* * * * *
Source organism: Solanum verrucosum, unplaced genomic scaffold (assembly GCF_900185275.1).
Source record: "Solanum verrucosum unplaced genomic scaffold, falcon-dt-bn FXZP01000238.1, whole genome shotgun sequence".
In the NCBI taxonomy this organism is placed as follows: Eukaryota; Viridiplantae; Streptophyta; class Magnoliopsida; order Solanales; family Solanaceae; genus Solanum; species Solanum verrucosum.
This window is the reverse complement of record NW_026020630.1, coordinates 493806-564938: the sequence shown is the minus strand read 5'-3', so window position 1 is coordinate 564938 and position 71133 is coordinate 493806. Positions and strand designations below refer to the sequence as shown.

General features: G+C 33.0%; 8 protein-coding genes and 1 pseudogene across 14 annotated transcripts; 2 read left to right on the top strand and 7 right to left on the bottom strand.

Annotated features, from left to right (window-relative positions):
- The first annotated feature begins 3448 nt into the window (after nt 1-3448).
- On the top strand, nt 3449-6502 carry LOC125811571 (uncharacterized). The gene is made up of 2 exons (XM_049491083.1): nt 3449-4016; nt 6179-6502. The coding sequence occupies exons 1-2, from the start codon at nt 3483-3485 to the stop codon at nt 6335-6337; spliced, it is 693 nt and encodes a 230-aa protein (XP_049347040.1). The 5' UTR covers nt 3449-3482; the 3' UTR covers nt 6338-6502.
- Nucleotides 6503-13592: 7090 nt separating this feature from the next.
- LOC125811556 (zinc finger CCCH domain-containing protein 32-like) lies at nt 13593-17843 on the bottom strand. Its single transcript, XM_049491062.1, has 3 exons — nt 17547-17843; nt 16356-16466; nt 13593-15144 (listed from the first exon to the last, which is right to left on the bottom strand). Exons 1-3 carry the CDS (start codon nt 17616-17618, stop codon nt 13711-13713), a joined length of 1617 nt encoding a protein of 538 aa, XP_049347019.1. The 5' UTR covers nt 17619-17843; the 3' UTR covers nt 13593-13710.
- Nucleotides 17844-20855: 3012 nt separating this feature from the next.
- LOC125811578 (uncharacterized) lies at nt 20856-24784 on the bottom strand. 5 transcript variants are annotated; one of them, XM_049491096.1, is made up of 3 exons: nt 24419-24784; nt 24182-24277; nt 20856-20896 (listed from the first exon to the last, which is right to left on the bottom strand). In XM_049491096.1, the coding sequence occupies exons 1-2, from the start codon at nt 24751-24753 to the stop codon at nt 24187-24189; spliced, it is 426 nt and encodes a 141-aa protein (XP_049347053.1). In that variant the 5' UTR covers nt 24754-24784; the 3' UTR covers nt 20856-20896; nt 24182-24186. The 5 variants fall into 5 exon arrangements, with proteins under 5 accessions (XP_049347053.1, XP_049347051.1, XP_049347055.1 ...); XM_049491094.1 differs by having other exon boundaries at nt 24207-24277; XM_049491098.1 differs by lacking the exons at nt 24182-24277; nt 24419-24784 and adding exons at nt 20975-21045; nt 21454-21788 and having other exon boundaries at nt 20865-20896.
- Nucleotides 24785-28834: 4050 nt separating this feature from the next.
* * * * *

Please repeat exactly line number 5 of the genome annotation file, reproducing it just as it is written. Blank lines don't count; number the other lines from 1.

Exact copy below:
General features: G+C 33.0%; 8 protein-coding genes and 1 pseudogene across 14 annotated transcripts; 2 read left to right on the top strand and 7 right to left on the bottom strand.